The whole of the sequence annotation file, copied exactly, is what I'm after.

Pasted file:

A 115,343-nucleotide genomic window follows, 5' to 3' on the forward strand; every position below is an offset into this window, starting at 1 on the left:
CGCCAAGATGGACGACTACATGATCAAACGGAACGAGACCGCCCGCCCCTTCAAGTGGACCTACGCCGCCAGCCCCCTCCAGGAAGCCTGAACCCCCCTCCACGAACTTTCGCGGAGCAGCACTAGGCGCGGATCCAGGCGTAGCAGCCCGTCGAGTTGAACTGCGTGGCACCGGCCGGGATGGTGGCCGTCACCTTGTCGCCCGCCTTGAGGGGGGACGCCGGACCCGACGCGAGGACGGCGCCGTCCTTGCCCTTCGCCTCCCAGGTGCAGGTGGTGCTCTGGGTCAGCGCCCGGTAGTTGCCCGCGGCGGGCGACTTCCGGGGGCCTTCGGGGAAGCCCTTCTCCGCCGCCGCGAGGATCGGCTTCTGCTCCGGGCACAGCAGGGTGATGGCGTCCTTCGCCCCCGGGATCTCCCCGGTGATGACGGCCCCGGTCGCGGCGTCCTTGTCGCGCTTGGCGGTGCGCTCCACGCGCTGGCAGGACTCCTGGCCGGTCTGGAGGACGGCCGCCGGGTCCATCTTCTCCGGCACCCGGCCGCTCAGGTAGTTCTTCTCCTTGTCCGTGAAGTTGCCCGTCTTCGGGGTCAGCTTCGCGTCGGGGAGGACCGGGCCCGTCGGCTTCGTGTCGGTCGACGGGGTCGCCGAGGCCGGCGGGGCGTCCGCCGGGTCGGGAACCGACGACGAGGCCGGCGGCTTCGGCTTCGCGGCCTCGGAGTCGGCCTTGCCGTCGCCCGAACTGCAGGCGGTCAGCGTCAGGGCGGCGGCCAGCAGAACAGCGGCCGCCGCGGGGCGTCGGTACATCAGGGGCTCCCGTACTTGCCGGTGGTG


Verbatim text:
A 115,343-nucleotide genomic window follows, 5' to 3' on the forward strand; every position below is an offset into this window, starting at 1 on the left:
CGCCAAGATGGACGACTACATGATCAAACGGAACGAGACCGCCCGCCCCTTCAAGTGGACCTACGCCGCCAGCCCCCTCCAGGAAGCCTGAACCCCCCTCCACGAACTTTCGCGGAGCAGCACTAGGCGCGGATCCAGGCGTAGCAGCCCGTCGAGTTGAACTGCGTGGCACCGGCCGGGATGGTGGCCGTCACCTTGTCGCCCGCCTTGAGGGGGGACGCCGGACCCGACGCGAGGACGGCGCCGTCCTTGCCCTTCGCCTCCCAGGTGCAGGTGGTGCTCTGGGTCAGCGCCCGGTAGTTGCCCGCGGCGGGCGACTTCCGGGGGCCTTCGGGGAAGCCCTTCTCCGCCGCCGCGAGGATCGGCTTCTGCTCCGGGCACAGCAGGGTGATGGCGTCCTTCGCCCCCGGGATCTCCCCGGTGATGACGGCCCCGGTCGCGGCGTCCTTGTCGCGCTTGGCGGTGCGCTCCACGCGCTGGCAGGACTCCTGGCCGGTCTGGAGGACGGCCGCCGGGTCCATCTTCTCCGGCACCCGGCCGCTCAGGTAGTTCTTCTCCTTGTCCGTGAAGTTGCCCGTCTTCGGGGTCAGCTTCGCGTCGGGGAGGACCGGGCCCGTCGGCTTCGTGTCGGTCGACGGGGTCGCCGAGGCCGGCGGGGCGTCCGCCGGGTCGGGAACCGACGACGAGGCCGGCGGCTTCGGCTTCGCGGCCTCGGAGTCGGCCTTGCCGTCGCCCGAACTGCAGGCGGTCAGCGTCAGGGCGGCGGCCAGCAGAACAGCGGCCGCCGCGGGGCGTCGGTACATCAGGGGCTCCCGTACTTGCCGGTGGTG